In the March 2023 issue of On Stage, RICHARD FOTHERINGHAM described the history of George Wallace Senior’s famous World War Two patriotic song ‘A Brown Slouch Hat’. Joy Nichols (19251992) was another of those who sang it—in her case on the 2GB Youth Show (194243), on the Tivoli stage (194346), and on Australia’s Hour of Song during her 1953 tour. Joy Nichols—who would go on to be one of Australia’s greatest exports in popular culture—will be the subject of a new biography by Richard Fotheringham and Roberta Hamond, Nichols’ daughter.

nichols joy nichols 091950s cigarette card. Frank Van Straten collection.

In october 1952  Britain’s Royal Family—the new young monarch, Elizabeth II, on the throne but not yet crowned, accompanied by her husband Philip Duke of Edinburgh and sister Princess Margaret—went to the Palladium, one of London’s largest theatres. For her first time as Queen, she had commanded her nation’s greatest entertainers to appear gratis at the sold-out annual Royal Variety Charity Performance. Almost all the then stars of British stage, radio and TV popular entertainment appeared, including Vera Lynn, Gracie Fields, Tony Hancock, Arthur Askey, Jimmy Edwards, Terry-Thomas, Max Bygraves, Maurice Chevalier, Bud Flanagan with his ‘Crazy Gang’, and a young singer-comedian, claimed to be one of the Queen’s ‘favourites’, Joy Nichols.

The Weekly Dispatch representative was watching the Royal box and reported on 26 October that the Duke and Princess Margaret joined in singing ‘Let’s All Go Down the Strand’ and that, when Joy Nichols took to the stage and started into Marie Lloyd’s old music hall number: ‘My old man said follow the van/And don’t dilly dally on the way …’, ‘the Queen sang as well’. The entertainers’ own newspaper, The Stage, also loved the show but, in its 6th November issue, grumbled that women had been under-represented and only two ‘out-and-out comediennes’ appeared: Gracie Fields, for many years the highest-paid and most admired of English popular singers—and Joy Nichols.

Four years later, the United Kingdom’s Actors’ Equity held its own annual charity performance, the Green Room Club ‘Midnight Matinée’ for the benefit of the Entertainers’ Benevolent Fund. Most of the Knights and Dames of British high performance art took part, including ballerina Dame Margot Fonteyn and actors Sir Ralph Richardson, Sir John Gielgud, Dame Edith Evans, Sir Laurence Olivier, and Lady Olivier (Vivien Leigh). The Stage (8 March 1956) thought they were all great, but when Joy Nichols walked out and sang in her deep, warm, clear voice the sexy, exuberant Broadway number ‘I Wanna Get Married’, she ‘brought the house down’.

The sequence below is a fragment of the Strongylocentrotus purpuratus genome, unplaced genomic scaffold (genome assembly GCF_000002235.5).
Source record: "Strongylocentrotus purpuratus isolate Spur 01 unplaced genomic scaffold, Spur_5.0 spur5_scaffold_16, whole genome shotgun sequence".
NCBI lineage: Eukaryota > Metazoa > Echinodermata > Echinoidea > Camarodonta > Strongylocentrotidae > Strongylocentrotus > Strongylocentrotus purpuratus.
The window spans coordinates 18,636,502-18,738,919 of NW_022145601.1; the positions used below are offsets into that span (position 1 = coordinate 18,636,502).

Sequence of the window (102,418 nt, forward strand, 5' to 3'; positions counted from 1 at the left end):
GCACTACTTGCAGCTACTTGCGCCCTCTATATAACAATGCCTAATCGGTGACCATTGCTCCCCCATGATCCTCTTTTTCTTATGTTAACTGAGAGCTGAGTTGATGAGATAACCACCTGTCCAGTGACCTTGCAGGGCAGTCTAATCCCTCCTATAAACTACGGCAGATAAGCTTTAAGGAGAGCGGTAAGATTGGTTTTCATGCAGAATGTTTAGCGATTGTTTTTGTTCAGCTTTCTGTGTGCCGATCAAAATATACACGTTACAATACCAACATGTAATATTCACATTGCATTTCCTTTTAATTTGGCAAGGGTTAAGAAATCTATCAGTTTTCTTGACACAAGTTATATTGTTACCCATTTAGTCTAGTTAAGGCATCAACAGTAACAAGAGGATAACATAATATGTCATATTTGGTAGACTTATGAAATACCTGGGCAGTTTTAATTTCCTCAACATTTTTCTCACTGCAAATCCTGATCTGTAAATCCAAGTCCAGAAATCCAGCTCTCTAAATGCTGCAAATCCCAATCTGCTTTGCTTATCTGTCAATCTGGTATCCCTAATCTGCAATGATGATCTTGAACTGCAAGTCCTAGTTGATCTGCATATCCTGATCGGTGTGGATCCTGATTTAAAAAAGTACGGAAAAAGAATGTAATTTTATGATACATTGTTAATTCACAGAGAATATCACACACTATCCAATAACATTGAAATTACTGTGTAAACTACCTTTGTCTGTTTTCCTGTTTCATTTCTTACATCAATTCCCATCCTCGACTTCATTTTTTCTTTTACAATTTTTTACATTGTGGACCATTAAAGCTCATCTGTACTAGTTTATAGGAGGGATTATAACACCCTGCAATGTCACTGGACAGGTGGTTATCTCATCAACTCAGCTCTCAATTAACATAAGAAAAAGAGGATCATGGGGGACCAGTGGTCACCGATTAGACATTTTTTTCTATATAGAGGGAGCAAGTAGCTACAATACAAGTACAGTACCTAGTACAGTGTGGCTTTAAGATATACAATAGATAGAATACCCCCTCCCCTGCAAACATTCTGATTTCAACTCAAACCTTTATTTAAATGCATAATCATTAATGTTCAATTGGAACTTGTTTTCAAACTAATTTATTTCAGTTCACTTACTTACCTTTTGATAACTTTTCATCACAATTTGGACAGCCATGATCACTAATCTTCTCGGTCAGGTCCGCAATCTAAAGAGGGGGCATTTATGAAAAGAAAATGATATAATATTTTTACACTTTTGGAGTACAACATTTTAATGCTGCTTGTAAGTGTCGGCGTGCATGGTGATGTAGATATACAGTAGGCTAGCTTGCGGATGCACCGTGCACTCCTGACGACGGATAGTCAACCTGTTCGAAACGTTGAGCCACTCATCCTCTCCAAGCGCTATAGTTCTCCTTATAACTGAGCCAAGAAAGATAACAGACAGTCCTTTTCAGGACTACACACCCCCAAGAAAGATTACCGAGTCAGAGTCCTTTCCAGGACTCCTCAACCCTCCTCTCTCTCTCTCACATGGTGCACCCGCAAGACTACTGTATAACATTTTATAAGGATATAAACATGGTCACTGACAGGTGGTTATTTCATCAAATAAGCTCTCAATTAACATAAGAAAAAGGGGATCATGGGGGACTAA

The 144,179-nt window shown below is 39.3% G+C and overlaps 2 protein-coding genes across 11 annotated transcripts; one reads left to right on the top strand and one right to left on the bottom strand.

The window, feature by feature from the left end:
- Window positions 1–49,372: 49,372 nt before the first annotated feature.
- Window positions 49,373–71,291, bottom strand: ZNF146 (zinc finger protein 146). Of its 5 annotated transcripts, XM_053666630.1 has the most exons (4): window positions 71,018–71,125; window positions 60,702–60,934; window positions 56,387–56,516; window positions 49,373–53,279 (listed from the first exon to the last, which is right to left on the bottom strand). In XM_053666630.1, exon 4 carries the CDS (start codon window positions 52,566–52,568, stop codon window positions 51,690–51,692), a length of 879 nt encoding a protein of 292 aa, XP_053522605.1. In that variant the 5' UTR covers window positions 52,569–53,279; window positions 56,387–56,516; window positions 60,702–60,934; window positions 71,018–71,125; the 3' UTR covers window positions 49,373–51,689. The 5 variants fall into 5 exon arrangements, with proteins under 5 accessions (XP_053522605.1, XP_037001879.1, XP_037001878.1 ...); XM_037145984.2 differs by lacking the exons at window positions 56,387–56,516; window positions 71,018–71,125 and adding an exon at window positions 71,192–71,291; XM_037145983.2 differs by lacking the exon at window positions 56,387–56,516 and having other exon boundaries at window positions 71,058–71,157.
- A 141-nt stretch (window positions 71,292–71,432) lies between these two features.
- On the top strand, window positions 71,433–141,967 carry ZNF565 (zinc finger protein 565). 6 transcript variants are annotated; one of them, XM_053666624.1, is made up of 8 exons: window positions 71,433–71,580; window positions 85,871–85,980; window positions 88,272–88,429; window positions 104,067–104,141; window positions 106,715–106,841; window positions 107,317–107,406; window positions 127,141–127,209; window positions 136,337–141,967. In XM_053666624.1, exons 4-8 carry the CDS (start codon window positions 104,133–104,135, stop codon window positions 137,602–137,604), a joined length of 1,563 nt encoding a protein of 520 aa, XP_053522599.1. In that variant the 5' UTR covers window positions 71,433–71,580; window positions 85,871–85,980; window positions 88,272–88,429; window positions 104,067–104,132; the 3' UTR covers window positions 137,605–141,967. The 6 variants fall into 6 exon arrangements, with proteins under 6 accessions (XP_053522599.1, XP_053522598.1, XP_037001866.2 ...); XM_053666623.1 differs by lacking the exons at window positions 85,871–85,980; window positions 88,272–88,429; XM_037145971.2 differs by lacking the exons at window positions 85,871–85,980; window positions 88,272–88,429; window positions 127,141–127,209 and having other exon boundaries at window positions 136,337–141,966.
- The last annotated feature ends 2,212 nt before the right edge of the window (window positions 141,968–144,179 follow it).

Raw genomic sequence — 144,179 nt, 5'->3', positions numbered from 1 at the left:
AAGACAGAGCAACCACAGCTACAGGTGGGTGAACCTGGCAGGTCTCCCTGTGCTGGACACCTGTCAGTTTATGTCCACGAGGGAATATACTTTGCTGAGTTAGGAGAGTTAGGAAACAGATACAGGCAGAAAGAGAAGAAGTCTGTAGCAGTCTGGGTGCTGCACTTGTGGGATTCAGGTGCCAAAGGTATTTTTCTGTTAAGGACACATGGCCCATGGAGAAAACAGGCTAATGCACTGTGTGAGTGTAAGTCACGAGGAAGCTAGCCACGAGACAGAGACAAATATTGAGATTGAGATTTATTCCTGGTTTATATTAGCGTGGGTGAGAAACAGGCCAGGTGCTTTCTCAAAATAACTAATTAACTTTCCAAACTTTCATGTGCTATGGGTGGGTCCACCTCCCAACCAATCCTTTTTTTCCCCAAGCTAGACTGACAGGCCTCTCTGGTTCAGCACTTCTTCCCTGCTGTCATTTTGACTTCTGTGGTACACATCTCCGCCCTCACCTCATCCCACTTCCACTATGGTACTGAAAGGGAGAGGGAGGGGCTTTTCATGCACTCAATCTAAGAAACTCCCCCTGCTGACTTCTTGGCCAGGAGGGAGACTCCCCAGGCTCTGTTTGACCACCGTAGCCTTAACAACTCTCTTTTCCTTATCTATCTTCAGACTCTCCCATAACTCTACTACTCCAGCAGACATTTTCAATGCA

Every one of those named above were legends in their field then, and many are still remembered today. Joy Nichols has been almost entirely forgotten.

She was an Australian, born in Sydney in 1925, who grew up in extreme poverty, particularly after first an outbreak of swine flu and then the Great Depression bankrupted the family piggery. Her desperate father became occasionally violent and Joy, the only daughter, retreated to total dependency on her mother Freda, a former amateur actor who taught her and one of her brothers, George, elocution and singing and arranged tap dancing lessons in exchange for other students she taught.

Both George and Joy became clever impersonators of famous adult entertainers, particularly the Scots comic singer Sir Harry Lauder; Joy also sang in imitation of Gracie Fields. Freda sent George off at the age of seven to tour with the Young Australia League. At age 4, Joy lost her beloved brother and became the centre of her mother’s attention. And her mother’s only interest was the stage. Confusing to a child to say the least but, as Joy later wrote, ‘mum lived through my performances as if it were she. She was happy. I became even more important to her. I liked the feeling.’

Freda wrote incessantly to radio stations and theatre managers and, by age seven, Joy was acting and singing to earn money to help the struggling Nichols family. By the late 1930s both George and Joy had become leading young variety artists. However, Joy had also won a scholarship to Fort Street Girls High School, was a high academic achiever, and wanted to become a teacher. But, in mid-1940, Freda secured for her a contract to sing between feature films in cinemas and, without first telling her daughter, withdrew her from the school. Joy’s career path was set, and she would struggle mentally all her life with the consequences, delighted by the astonishing success she enjoyed both in Australia and England but so nervous she threw up before almost every performance, became emotionally unstable, and bitterly attacked those close to her who tried to help. Another Joy Nichols, one the public never saw.